Bulbs can compete in rough, tumble border life
Posted: Tuesday, March 22, 2011 8:02 pm
By: By Jimmy Williams
Bulbs are without a doubt one of the best values in gardening. In spring — that’s now, despite the calendar’s astronomical designation — is when we think about them because that is when most are in bloom.
A dozen or so daffodil bulbs will bring years of pleasure to you and your descendants for generations; witness the “buttercups” abounding around old house places and fighting — and winning — against such aggressors as honeysuckle and fescue.
We have daffs and crocuses by the thousands naturalized in thin turf and woodland. I’ve added to them at an average rate of about 1,000 a year for some 20 years or more.
I used to be apprehensive, however, about introducing them to our cultivated borders, which consist of a mixture of annuals, perennials, shrubs, ornamental grasses and small trees. I was afraid the bulbs would be bothered by necessary digging and other work in those borders.
I took a tentative step some years ago with a few crocuses in our rock wall border and found no problem. Then I added daffodils, blue Star of Bethlehem and others.
Our borders are now rife with bulbs, and I have found that an occasional stabbing of a bulb, or even a clump of them, has little serious effect. Even if it did, with so many bulbs in place it would go virtually unnoticed.
So I keep adding them there from year to year. Most bulbs, in the enriched environment of a border, as opposed to the opposite conditions of turf or woodland, will bulk up and increase at the root much faster. Crocuses (the species types stay with me better than the hybrids) will form bulblets at an astounding rate. A single bulb of the inestimable Crocus tommasinianus, for instance, will increase to 50 or more in three years. Some older clumps in our borders produce in excess of 100 flowers.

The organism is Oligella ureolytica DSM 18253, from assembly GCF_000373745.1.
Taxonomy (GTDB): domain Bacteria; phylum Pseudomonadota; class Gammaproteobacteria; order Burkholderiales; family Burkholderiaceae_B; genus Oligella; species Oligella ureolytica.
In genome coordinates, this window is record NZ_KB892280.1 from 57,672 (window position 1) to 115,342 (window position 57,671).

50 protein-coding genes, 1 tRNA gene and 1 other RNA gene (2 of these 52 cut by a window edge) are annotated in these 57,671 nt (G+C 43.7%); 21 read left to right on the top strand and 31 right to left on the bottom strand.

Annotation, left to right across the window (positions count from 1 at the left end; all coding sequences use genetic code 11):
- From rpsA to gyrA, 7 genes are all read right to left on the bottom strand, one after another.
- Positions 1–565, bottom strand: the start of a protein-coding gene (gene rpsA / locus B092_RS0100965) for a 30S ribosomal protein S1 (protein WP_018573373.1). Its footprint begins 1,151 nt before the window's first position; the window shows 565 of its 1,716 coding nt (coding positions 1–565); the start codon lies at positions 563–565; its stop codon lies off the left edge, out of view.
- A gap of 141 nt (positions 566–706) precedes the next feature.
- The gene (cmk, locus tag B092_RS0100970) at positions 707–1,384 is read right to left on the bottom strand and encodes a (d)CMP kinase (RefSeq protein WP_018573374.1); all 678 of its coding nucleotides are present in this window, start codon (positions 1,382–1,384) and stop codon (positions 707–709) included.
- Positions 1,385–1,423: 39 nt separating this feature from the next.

Daffodils aren’t quite as fast, but they too increase more freely in rich conditions. Daffs need timely division — say, every five or six years — in such an environment. This, of course, produces, many “free” bulbs to be moved to other locations.
More recently I have added Spanish bluebells, Scilla hispanica, in borders and they, too, are permanent and prone to multiplication, though not as quickly as daffs. I have used both white and blue ones, though the whites do me more good, since there is a plethora of blue tones there at the time the bluebells flower, mid-spring to wit. This latter consists of columbines, “wild” (well formerly wild) phlox, Jacob’s ladder, ajuga, pansies et al.
Tulips are one of the jolliest of spring bulbs and augment early border ingredients such as those mentioned with aplomb.
Unfortunately, they are largely temporary, lasting for only one season or maybe two, making them expensive annuals or biennials indeed.
After that, the broad and unattractive foliage may show up for years, creating a lasting problem. It is hard to hide.
One solution for both the expense problem and the fleeting blooms is to buy tulip bulbs late in the season, after Christmas even, when they are marked down to almost nothing, then plant them shallowly. They will bloom the first spring, then can be yanked out and discarded.
Bulbs that have lasting foliage — and that’s almost all of them — can be planted toward the back of a border if they bloom early enough not to be obscured by your perennials that emerge in spring. Otherwise, plant the bulbs right amongst the perennials, so that the latter will obscure the bulb foliage.
In fact, some emerging perennial foliage is a fine foil for bulbs. There are all sorts of combinations suitable for this treatment.
I am planning to plant this fall 20 Itzim miniature daffodils among a patch of ‘Red Dragon’ persicaria. The latter’s leaves emerge early, red with a green chevron.
I believe they will be a a perfect complement for ‘Itzim’s’ yellow petals and bright red-orange perianth.
From Poor Willie’s Almanack — Bulbs are just more perennials.
Editor’s note: Jimmy Williams is production superintendent at The Paris Post-Intelligencer, where he also writes this column.
Published in The Messenger 3.22.11
Jimmy Williams, The Garden Path